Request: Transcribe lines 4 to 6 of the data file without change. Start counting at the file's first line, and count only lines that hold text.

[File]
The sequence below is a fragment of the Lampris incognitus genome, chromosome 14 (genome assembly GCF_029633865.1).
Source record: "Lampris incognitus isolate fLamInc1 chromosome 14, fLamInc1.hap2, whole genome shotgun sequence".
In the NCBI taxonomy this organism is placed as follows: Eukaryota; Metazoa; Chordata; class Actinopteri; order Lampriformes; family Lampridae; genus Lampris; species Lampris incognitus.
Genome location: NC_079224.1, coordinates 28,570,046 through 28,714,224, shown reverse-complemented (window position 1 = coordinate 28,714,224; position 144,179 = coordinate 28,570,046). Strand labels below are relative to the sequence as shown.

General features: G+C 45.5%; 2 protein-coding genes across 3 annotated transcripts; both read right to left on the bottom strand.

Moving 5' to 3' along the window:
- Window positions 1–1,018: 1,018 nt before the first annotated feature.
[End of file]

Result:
Genome location: NC_079224.1, coordinates 28,570,046 through 28,714,224, shown reverse-complemented (window position 1 = coordinate 28,714,224; position 144,179 = coordinate 28,570,046). Strand labels below are relative to the sequence as shown.

General features: G+C 45.5%; 2 protein-coding genes across 3 annotated transcripts; both read right to left on the bottom strand.

Moving 5' to 3' along the window: